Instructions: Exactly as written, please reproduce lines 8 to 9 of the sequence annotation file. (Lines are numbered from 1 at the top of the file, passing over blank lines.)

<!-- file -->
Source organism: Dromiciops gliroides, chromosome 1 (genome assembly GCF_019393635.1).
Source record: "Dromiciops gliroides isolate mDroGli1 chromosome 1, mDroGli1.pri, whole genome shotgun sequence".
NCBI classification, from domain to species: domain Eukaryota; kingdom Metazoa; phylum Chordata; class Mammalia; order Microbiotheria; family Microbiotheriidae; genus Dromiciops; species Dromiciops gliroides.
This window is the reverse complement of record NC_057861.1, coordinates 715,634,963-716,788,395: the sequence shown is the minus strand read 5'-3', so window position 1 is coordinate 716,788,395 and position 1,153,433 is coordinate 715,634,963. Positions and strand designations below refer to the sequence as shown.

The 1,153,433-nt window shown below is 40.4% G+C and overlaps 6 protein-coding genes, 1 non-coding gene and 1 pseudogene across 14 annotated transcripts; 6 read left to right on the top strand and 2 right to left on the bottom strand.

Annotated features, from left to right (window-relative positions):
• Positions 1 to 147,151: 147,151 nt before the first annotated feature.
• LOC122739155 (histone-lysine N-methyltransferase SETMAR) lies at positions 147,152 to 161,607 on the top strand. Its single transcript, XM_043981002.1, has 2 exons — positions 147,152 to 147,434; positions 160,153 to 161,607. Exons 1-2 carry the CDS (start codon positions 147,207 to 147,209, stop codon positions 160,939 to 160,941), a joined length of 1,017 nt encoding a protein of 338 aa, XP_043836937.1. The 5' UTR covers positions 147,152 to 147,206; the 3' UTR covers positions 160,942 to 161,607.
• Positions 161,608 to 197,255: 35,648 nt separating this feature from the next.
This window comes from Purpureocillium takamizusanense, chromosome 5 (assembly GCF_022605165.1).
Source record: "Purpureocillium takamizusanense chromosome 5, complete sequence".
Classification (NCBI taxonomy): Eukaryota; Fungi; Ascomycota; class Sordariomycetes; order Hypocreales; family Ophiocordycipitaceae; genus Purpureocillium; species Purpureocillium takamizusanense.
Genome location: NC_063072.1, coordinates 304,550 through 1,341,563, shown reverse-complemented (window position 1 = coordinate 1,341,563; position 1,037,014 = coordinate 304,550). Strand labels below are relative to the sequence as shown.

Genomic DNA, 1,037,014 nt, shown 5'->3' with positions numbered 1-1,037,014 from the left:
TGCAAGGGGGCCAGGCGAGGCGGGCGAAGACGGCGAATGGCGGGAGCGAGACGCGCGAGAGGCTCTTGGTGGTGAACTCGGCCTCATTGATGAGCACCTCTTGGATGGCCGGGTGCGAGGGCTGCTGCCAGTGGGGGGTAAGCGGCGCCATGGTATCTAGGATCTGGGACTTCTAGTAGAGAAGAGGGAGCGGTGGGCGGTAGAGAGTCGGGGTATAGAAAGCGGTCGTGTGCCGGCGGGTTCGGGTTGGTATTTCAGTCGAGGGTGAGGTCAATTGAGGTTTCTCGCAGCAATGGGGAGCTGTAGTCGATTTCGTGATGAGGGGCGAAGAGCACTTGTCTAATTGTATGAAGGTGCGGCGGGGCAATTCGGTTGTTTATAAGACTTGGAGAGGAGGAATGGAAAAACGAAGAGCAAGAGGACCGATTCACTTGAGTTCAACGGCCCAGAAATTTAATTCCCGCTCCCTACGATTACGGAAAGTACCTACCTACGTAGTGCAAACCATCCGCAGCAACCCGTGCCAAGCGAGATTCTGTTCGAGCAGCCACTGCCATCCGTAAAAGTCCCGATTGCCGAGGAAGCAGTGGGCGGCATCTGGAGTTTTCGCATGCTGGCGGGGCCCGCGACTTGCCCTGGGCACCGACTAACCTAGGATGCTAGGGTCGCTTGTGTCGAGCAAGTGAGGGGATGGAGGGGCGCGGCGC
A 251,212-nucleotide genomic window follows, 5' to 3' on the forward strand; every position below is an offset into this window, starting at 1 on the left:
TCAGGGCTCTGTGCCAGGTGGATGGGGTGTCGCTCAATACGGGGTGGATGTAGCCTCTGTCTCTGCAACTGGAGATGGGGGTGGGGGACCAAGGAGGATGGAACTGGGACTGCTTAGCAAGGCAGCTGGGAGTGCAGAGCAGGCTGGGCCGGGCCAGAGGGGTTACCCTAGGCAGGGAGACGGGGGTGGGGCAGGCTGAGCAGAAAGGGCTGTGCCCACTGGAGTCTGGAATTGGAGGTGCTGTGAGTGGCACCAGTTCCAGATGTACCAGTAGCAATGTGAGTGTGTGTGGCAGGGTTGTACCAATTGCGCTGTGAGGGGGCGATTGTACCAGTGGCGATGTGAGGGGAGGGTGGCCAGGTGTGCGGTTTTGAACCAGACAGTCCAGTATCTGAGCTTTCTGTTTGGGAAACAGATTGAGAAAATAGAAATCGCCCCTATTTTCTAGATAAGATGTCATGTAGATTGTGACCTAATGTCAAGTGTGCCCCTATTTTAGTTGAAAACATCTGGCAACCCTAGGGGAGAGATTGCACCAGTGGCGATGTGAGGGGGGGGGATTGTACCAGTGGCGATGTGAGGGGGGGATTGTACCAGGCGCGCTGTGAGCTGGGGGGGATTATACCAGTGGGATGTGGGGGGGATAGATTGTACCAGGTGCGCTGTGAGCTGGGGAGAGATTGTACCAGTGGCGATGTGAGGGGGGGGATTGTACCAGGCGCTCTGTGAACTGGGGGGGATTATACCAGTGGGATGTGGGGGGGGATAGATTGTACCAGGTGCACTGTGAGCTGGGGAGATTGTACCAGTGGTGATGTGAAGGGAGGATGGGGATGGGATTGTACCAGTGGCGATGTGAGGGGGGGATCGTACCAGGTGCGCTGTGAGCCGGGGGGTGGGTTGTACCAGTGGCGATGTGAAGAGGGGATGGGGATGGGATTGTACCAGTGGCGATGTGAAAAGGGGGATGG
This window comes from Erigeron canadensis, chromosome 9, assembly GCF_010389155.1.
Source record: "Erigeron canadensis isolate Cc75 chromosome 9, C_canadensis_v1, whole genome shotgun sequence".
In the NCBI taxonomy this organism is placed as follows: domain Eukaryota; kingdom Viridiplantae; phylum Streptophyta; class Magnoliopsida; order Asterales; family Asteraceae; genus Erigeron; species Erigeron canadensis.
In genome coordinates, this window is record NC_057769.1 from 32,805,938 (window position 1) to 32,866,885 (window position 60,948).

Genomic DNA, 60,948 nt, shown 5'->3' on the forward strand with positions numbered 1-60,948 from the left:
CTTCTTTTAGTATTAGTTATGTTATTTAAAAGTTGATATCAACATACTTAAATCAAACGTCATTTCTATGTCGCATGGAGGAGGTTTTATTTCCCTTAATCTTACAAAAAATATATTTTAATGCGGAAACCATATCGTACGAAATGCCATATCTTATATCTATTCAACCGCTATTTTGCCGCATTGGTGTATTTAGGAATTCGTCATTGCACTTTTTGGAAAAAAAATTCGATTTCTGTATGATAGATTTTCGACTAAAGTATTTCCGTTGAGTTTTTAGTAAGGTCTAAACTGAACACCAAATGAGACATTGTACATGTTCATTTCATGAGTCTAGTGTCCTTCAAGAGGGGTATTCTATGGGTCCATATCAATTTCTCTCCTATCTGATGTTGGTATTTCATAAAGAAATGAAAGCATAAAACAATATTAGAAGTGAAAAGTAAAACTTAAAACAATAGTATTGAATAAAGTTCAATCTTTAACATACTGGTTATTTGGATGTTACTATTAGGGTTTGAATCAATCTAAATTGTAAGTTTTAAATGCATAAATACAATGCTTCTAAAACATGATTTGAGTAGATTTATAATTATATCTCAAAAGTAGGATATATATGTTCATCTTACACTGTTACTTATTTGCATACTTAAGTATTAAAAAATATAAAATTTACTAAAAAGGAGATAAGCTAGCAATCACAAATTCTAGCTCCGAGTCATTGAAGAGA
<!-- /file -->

• LOC122739155 (histone-lysine N-methyltransferase SETMAR) lies at positions 147,152 to 161,607 on the top strand. Its single transcript, XM_043981002.1, has 2 exons — positions 147,152 to 147,434; positions 160,153 to 161,607. Exons 1-2 carry the CDS (start codon positions 147,207 to 147,209, stop codon positions 160,939 to 160,941), a joined length of 1,017 nt encoding a protein of 338 aa, XP_043836937.1. The 5' UTR covers positions 147,152 to 147,206; the 3' UTR covers positions 160,942 to 161,607.
• Positions 161,608 to 197,255: 35,648 nt separating this feature from the next.